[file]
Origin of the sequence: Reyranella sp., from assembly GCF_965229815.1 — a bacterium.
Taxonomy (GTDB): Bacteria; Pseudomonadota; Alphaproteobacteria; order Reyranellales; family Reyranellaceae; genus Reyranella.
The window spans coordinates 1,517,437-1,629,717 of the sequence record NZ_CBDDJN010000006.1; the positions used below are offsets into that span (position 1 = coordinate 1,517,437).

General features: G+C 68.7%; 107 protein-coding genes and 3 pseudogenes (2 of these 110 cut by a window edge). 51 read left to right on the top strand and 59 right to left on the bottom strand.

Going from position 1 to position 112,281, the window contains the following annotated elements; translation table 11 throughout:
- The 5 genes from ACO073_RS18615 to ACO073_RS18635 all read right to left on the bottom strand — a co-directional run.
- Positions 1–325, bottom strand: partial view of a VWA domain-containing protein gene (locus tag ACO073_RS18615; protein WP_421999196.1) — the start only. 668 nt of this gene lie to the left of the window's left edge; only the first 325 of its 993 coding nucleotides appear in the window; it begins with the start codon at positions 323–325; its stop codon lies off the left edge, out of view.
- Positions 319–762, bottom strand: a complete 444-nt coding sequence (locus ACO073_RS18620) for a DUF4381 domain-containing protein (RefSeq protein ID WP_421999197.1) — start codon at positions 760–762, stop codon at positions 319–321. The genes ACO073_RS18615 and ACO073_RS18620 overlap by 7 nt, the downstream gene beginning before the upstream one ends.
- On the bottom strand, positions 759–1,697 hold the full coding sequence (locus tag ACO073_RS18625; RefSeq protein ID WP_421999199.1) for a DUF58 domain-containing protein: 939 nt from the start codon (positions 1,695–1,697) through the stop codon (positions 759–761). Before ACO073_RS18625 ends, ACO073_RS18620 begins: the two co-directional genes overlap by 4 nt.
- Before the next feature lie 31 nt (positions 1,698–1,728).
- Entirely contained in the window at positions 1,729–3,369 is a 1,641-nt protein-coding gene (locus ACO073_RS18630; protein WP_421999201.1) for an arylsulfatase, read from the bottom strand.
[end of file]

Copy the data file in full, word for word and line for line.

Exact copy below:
Origin of the sequence: Reyranella sp., from assembly GCF_965229815.1 — a bacterium.
Taxonomy (GTDB): Bacteria; Pseudomonadota; Alphaproteobacteria; order Reyranellales; family Reyranellaceae; genus Reyranella.
The window spans coordinates 1,517,437-1,629,717 of the sequence record NZ_CBDDJN010000006.1; the positions used below are offsets into that span (position 1 = coordinate 1,517,437).

General features: G+C 68.7%; 107 protein-coding genes and 3 pseudogenes (2 of these 110 cut by a window edge). 51 read left to right on the top strand and 59 right to left on the bottom strand.

Going from position 1 to position 112,281, the window contains the following annotated elements; translation table 11 throughout:
- The 5 genes from ACO073_RS18615 to ACO073_RS18635 all read right to left on the bottom strand — a co-directional run.
- Positions 1–325, bottom strand: partial view of a VWA domain-containing protein gene (locus tag ACO073_RS18615; protein WP_421999196.1) — the start only. 668 nt of this gene lie to the left of the window's left edge; only the first 325 of its 993 coding nucleotides appear in the window; it begins with the start codon at positions 323–325; its stop codon lies off the left edge, out of view.
- Positions 319–762, bottom strand: a complete 444-nt coding sequence (locus ACO073_RS18620) for a DUF4381 domain-containing protein (RefSeq protein ID WP_421999197.1) — start codon at positions 760–762, stop codon at positions 319–321. The genes ACO073_RS18615 and ACO073_RS18620 overlap by 7 nt, the downstream gene beginning before the upstream one ends.
- On the bottom strand, positions 759–1,697 hold the full coding sequence (locus tag ACO073_RS18625; RefSeq protein ID WP_421999199.1) for a DUF58 domain-containing protein: 939 nt from the start codon (positions 1,695–1,697) through the stop codon (positions 759–761). Before ACO073_RS18625 ends, ACO073_RS18620 begins: the two co-directional genes overlap by 4 nt.
- Before the next feature lie 31 nt (positions 1,698–1,728).
- Entirely contained in the window at positions 1,729–3,369 is a 1,641-nt protein-coding gene (locus ACO073_RS18630; protein WP_421999201.1) for an arylsulfatase, read from the bottom strand.